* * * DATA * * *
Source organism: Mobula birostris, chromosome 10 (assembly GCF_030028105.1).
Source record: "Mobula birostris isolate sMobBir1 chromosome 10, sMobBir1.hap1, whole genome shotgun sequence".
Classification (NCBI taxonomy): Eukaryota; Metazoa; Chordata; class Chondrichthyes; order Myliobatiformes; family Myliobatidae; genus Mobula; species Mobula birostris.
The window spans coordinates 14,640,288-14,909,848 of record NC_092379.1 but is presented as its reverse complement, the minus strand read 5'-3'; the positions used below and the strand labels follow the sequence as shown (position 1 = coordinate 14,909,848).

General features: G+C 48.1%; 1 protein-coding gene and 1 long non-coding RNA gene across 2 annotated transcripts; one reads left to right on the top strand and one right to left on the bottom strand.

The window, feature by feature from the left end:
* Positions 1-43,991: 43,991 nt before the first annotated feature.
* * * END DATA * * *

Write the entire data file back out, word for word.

Source organism: Mobula birostris, chromosome 10 (assembly GCF_030028105.1).
Source record: "Mobula birostris isolate sMobBir1 chromosome 10, sMobBir1.hap1, whole genome shotgun sequence".
Classification (NCBI taxonomy): Eukaryota; Metazoa; Chordata; class Chondrichthyes; order Myliobatiformes; family Myliobatidae; genus Mobula; species Mobula birostris.
The window spans coordinates 14,640,288-14,909,848 of record NC_092379.1 but is presented as its reverse complement, the minus strand read 5'-3'; the positions used below and the strand labels follow the sequence as shown (position 1 = coordinate 14,909,848).

General features: G+C 48.1%; 1 protein-coding gene and 1 long non-coding RNA gene across 2 annotated transcripts; one reads left to right on the top strand and one right to left on the bottom strand.

The window, feature by feature from the left end:
* Positions 1-43,991: 43,991 nt before the first annotated feature.